Today on DT Daily: How a movie might change the science of black holes, getting the feel for virtual reality and the first Apple 1 computer ever sold goes to auction – can it fetch a million dollars?
Batman director Christopher Nolan’s long-awaited Sci-Fi epic ‘Interstellar’ opens this weekend, and work on the special effects for the movie may have an impact on actual science.
Astrophysicist Kip Thorne consulted on the movie, which involves astronauts traveling through wormholes formed near black holes in hopes of finding a new home for humanity. Nolan wanted the special effects to be based in reality, and some massive computer simulations of black holes were required. But when they ran the science-based black hole scenarios, some odd results came back.
Thorne said the effects int he film are both scientifically accurate and quite different from what previous black hole behavior research predicted, and he plans to write some papers on what they found.
Virtual reality could be the next big tech thing, and so far, most efforts focus on what virtual worlds look like. But one kickstarter campaign is more focused on what it will feel like.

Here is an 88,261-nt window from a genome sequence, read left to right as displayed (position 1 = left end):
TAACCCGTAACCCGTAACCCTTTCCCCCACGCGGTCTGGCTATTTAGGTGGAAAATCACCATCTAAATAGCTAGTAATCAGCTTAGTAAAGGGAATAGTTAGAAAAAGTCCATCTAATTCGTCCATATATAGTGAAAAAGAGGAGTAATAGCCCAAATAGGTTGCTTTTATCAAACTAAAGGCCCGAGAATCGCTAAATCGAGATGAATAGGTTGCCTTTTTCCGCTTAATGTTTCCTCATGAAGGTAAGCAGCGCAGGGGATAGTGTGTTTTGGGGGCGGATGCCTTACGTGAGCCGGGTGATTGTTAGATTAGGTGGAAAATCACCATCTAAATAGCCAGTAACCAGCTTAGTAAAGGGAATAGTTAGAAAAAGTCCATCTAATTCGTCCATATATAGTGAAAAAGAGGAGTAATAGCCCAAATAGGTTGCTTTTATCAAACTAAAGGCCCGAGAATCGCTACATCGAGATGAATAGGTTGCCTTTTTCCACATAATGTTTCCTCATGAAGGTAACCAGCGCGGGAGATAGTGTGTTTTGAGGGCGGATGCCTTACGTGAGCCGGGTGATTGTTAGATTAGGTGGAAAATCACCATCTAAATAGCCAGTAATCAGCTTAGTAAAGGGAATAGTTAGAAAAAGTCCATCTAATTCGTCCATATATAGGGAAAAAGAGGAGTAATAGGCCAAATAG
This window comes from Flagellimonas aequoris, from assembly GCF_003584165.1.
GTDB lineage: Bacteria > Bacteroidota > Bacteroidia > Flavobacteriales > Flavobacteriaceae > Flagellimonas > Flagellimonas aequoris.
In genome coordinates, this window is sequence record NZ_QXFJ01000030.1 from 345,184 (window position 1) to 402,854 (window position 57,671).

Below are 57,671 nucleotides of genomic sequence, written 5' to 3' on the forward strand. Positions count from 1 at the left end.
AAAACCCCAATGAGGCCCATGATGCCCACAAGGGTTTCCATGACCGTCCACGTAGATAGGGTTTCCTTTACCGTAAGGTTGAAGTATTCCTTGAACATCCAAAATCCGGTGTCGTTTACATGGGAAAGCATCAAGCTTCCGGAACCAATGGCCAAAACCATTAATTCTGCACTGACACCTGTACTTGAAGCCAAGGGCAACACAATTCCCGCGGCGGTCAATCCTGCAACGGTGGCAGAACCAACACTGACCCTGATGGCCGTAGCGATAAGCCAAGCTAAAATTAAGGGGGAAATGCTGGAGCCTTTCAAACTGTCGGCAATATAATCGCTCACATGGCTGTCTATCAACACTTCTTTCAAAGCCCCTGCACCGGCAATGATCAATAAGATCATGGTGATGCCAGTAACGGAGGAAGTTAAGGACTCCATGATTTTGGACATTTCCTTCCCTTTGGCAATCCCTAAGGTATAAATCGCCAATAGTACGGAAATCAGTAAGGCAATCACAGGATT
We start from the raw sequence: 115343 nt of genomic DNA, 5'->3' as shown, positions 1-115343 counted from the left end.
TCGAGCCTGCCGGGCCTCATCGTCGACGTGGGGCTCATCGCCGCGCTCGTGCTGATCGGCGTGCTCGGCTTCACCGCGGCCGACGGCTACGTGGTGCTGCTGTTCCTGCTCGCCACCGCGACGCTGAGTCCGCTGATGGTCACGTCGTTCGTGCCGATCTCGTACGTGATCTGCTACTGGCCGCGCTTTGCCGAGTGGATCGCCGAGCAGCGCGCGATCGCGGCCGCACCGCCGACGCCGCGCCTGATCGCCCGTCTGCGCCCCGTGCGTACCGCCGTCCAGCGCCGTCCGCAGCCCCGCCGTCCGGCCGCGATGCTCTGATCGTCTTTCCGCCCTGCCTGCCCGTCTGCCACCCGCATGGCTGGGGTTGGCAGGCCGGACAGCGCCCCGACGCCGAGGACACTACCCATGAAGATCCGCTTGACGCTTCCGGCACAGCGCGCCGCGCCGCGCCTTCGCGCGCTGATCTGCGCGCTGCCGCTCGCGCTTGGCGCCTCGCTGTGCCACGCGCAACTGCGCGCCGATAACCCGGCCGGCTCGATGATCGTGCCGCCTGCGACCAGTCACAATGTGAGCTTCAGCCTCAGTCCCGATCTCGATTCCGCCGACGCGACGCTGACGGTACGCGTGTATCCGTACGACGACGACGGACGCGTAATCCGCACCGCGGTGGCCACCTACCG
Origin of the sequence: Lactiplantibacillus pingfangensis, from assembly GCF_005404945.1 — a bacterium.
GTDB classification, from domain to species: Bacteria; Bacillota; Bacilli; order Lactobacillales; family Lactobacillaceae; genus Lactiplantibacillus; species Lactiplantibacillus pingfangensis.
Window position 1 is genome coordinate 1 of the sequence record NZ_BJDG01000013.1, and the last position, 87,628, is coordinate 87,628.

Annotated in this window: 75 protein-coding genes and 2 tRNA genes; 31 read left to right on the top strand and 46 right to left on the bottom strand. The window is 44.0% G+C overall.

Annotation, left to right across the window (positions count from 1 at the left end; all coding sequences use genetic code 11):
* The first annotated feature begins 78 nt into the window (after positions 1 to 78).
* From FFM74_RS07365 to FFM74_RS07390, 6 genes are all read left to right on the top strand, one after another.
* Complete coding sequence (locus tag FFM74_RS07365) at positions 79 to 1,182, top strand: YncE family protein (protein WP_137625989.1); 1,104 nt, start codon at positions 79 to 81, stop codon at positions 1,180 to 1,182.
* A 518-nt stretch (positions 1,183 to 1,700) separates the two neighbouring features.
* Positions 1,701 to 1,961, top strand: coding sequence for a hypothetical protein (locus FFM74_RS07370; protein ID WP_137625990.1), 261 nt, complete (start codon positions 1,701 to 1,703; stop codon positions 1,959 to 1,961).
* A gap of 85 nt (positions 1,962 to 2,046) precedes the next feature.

The Dexmo F2 exoskeleton by Dexta Robotics provides tactile feedback for virtualnauts, so when you pick something up in virtual reality, you actually feel it in, well, real reality. The F2 works as a multi-faceted input device, but the system works both ways. It can also be used in other applications, such as real-time translation of sign language, or remotely disabling bombs. Really, there’s almost no limit to what it can do.
Dextra is looking to raise $200,000 and they are on their way. You can get an F2 kit for a $179 pledge, which seems pretty reasonable.
Remember that Apple 1 computer the Ford foundation just paid a tick over $900,000 for? Well, another Apple 1 computer is about to go to auction and it may well top a million dollars when the hammer falls.
Why? Because most experts agree that this is the actual first Apple 1 computer sold, and on top of that, it was personally sold by one Mr. Steve Jobs back in 1976 out of his parent’s garage. Plus, it still works, which really helps the value, and there’s even a cancelled check to Apple for provenance. In fact, this computer’s journey to auction is so interesting there’s actually a book about it.
Christies auction house has pegged the value at $400,000 to $600,000, but we’re going to bet it does way better than that when it goes to auction on December 11th.